News of the cancellation of scheduled concerts by Ali Zafar and classical singer Javed Bashir in India in the wake of cross-border tension has sparked fury online.
One commenter on The Express Tribune website called Pakistani artists who work in India “shameless” for wanting to perform across the border after being “humiliated”; another felt that Pakistan should retaliate by banning Indian films and products at home. On Wednesday, however, Ali Zafar took to Twitter with a message for his fans: “Some will keep advocating love and peace, some hate and destruction. It’s been happening since the beginning. Decide which side you [are] on. Don’t be confused.” Another Delhi-based musician Kabir Taneja posted another rational thought: “More collaborations and more power to music,” he wrote. “Can’t put a border between notes.”
Since the 1947 partition, art has been a common chain connecting the two countries. Despite the lines that states draw and erase, a common heritage makes Pakistan one of the most significant markets for Indian entertainment and vice versa. Singers like Ali Haider and Sajjad Ali and recent imports such as Atif Aslam, Rahat Fateh Ali Khan and Shafqat Amanat Ali, have been welcomed and celebrated by Bollywood with open arms. Ali Zafar, Sara Loren, Humaima Malik, Meera and Veena Malik have also managed to sign Bollywood films, with Ali Zafar sharing screen space with B-town names such as Katrina Kaif and Imran Khan.
The important question to ask, however, is who is benefitting from these collaborations. Is Bollywood better off thanks to our artists, or do our artists have no hope for fame and money if they don’t take the B-town route?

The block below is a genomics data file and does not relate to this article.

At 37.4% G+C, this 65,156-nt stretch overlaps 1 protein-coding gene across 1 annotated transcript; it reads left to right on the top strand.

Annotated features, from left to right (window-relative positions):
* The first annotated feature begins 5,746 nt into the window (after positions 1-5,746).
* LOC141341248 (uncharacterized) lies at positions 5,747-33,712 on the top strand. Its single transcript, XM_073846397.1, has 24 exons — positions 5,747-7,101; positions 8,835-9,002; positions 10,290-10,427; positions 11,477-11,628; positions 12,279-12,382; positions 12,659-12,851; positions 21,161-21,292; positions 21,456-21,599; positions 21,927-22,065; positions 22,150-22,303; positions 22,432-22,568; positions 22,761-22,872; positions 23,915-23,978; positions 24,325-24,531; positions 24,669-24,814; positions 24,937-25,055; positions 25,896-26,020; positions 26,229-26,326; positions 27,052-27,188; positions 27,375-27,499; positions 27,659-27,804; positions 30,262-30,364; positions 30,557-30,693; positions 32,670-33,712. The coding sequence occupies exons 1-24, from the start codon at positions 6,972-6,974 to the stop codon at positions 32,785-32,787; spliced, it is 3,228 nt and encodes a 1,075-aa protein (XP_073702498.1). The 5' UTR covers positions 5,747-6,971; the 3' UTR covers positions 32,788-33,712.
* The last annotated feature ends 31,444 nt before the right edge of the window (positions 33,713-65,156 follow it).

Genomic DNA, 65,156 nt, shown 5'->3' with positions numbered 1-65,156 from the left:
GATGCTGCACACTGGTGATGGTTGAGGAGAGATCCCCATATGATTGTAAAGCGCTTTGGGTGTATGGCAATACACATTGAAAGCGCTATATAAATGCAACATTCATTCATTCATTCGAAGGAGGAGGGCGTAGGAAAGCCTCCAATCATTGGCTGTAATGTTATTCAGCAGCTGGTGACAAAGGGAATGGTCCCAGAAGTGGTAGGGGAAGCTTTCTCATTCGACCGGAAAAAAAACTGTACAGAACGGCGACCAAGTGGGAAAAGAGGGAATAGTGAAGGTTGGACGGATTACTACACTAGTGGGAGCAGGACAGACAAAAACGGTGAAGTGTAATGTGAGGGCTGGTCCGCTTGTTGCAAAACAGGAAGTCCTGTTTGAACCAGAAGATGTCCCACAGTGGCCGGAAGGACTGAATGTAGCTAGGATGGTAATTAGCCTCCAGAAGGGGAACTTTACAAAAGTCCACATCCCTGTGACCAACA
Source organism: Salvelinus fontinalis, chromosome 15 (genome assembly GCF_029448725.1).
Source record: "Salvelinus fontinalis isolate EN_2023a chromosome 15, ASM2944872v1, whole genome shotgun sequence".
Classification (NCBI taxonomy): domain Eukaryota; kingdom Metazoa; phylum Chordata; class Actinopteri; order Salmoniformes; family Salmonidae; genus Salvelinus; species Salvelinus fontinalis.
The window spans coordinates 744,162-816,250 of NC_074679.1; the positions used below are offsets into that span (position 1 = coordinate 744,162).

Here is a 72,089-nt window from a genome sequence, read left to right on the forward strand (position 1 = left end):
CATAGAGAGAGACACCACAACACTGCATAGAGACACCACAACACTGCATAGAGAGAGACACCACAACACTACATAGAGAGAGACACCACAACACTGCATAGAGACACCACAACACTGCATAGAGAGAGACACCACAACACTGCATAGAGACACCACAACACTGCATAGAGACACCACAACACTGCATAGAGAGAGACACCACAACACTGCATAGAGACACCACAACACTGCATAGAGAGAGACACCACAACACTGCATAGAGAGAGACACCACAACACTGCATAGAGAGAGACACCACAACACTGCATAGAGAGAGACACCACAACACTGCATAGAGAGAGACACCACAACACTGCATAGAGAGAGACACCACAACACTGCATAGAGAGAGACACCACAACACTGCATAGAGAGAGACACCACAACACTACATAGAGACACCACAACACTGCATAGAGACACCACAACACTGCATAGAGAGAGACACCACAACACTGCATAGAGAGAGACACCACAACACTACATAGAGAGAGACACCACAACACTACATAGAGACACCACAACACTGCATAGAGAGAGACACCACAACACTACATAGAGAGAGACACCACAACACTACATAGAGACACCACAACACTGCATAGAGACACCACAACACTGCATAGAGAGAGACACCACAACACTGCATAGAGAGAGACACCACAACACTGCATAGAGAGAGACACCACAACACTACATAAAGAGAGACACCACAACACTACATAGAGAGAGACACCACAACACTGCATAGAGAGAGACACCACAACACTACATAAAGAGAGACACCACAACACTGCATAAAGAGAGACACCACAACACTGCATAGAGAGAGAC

Judging by the dismal shape of our entertainment industry, it is quite evident that India remains a promising platform for our artists. If things continue to gradually decline for us, perhaps India will be the only way for our talented artists to gain substantial recognition.
But our entertainment industry was not always a failing and suffering entity; in the golden days of the PTV era, Bollywood was yet to grow into the booming industry it is today. Sadly, today our cinema industry is dying and aiming for revival; age-old record labels have stopped producing good music in the form of albums and the local TV industry is competing with foreign content.
Rahat Fateh Ali Khan and Atif Aslam made Pakistan proud when they made waves in the music scene across the border. They gained a fair amount of mainstream recognition, with popular new films featuring songs sung by them, a proof of India’s reliance on our artists.
As far as the actors are concerned, Indian director Madhur Bhandarkar tells The Express Tribune, “Frankly, I don’t care much about Veena, Meera, and Mona Lizza or for that matter any Pakistani actor. But in an industry like Bollywood, everyone should get a fair chance to show their talent and shine, be it from Pakistan or any other country.”
The Indian industry does give opportunities to artists who promise returns on investment. Ali Zafar and Sarah Loren have already entered the market. Keeping Humaima Malik’s appearance and acting skills in mind, she could be the next Pakistani feather in a cap that India is wearing.
Naysayers and critics who frown upon local artists for leaving their country should know that there is no other way out for them, other than to go to a country where there is respect and return for creative interests.
Published in The Express Tribune, January 17th, 2013.
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